In part two of our speaker profile series, we introduce Kiyat Games. Kiyat Games is a bridge between East and West, bringing games from Korea to the US market. We talked with their CEO, Sun Cho.
Why did you decide to start Kiyat games?
With over a decade’s worth of experience in free-to-play games I knew that I had what it takes to create and run my own company, this time with my own vision. I felt that with my time in two different countries (Korea and the United States) I had also gained the varied experience to be able to properly bridge the gap between these two very different cultures.
You’ve started three games so far, how are they going?
All three titles are in different stages, right now. “Nomocraft” is being prepped and not yet released. “Cannon Whiskers” is out in the Oceania territory in its own ‘soft launch.’ Our team is working on getting it ready and polished for its main release in the United States soon. The big project we are working on is “Tiny Conquerors” which is still in the prepping stages. It will be ready by this summer and we are incredibly excited for that title.
What are the biggest challenges of bringing a game from the East to the West?
There are a number of factors involved when bringing a title from a completely foreign territory to the West. The biggest challenges we’ve faced have all been due to the culture difference. This can be expanded into in-game text issues, to also difficulties in communication between the developers and the publishers.
What is unique about East Asian games that western gamers probably don’t know about?
East Asia, in particular Korea, has had a lot of experience in the free-to-play/microtransaction based model and it is considered ‘normal’ and even expected in games. The West, on the other hand, is still fairly new to this monetization system and has had some issues fully accepting it as the ‘standard.’ The East Asian developers have aptitude with this model and have been very good at implementing it into their games. The developers can make it fair to gamers without ever really crossing that threshold and turning the game into ‘pay-to-win’ model which many Western gamers despise.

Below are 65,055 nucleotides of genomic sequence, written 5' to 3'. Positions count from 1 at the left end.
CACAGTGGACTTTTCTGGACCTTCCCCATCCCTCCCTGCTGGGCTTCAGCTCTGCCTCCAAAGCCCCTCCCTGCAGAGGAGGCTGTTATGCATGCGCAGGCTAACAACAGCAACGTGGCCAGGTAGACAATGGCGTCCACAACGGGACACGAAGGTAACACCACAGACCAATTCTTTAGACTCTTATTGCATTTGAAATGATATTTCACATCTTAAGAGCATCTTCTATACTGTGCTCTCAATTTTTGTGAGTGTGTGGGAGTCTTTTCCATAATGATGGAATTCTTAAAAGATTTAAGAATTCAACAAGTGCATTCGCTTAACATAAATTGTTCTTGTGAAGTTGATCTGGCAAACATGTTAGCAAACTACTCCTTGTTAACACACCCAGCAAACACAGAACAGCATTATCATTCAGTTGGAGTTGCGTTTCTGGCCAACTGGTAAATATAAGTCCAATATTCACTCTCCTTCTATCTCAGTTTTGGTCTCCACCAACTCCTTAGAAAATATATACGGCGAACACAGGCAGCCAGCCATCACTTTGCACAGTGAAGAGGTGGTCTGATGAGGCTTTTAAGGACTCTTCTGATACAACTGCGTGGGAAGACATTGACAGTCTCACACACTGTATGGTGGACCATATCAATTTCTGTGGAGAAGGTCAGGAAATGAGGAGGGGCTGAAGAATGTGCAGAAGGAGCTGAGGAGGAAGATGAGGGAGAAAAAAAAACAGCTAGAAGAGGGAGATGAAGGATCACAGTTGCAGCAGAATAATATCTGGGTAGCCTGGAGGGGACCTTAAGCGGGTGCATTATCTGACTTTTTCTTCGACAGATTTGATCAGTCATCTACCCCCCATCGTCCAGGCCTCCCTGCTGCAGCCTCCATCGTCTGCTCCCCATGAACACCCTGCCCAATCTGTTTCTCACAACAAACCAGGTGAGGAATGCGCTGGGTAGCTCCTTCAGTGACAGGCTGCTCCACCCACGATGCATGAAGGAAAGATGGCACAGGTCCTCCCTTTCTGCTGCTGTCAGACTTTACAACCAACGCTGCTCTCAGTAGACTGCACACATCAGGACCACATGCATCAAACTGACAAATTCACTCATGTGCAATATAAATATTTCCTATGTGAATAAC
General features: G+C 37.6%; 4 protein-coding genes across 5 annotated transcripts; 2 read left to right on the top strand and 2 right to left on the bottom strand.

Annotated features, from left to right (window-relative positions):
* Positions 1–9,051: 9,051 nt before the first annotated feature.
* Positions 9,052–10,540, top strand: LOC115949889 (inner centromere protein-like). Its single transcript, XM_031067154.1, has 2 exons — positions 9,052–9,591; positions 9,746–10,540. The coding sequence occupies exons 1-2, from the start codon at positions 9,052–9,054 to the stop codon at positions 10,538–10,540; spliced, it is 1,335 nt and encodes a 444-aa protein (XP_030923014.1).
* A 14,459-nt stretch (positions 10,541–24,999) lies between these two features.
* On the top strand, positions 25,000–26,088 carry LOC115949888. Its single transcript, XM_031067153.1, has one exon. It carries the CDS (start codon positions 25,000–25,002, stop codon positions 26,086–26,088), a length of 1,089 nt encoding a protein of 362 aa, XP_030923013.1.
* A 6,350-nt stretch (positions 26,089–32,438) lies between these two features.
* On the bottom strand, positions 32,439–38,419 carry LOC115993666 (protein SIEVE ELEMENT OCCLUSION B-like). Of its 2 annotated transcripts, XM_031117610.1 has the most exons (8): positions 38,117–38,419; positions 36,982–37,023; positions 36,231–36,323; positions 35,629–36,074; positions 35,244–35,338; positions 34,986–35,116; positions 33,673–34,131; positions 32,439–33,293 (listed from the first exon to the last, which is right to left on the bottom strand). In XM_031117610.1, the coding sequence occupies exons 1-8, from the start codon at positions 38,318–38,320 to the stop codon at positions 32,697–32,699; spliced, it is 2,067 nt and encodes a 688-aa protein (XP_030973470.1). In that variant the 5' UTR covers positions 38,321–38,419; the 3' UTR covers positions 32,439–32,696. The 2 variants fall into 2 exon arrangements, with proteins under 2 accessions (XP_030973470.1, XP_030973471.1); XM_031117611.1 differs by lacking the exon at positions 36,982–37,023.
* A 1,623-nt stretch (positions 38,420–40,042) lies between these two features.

How much change do you give your games in the localization phase?
For text localization we actually do quite a bit as straight translation rarely ever fits or even makes sense. Culturally, a lot of word play can also be completely lost in the translation. Sometimes a joke that makes sense in Korean (or Japanese or Chinese) just sounds weird in English. Our localization editor takes the game theme/genre/context into consideration before they make the appropriate changes so that it would best suit the audience and the overall atmosphere of the game.
Do you expect we will ever see more cross over from East to West, or will it always be slow trickle of only the most successful games that make it in either region?
As the mobile market grows there will come a demand for more games. There are developers in the West who are creating their own titles but there will also be publishers who will want to find existing successful games and bring it over. At this point, the mobile game market is still in its early stages so we don’t know exactly what will happen but it looks promising. We expect more titles from the East making their way to the West as there is a growing desire to expand out of existing territories and into newer turf.
Get in touch with Sun Cho or follow Kiyat games online: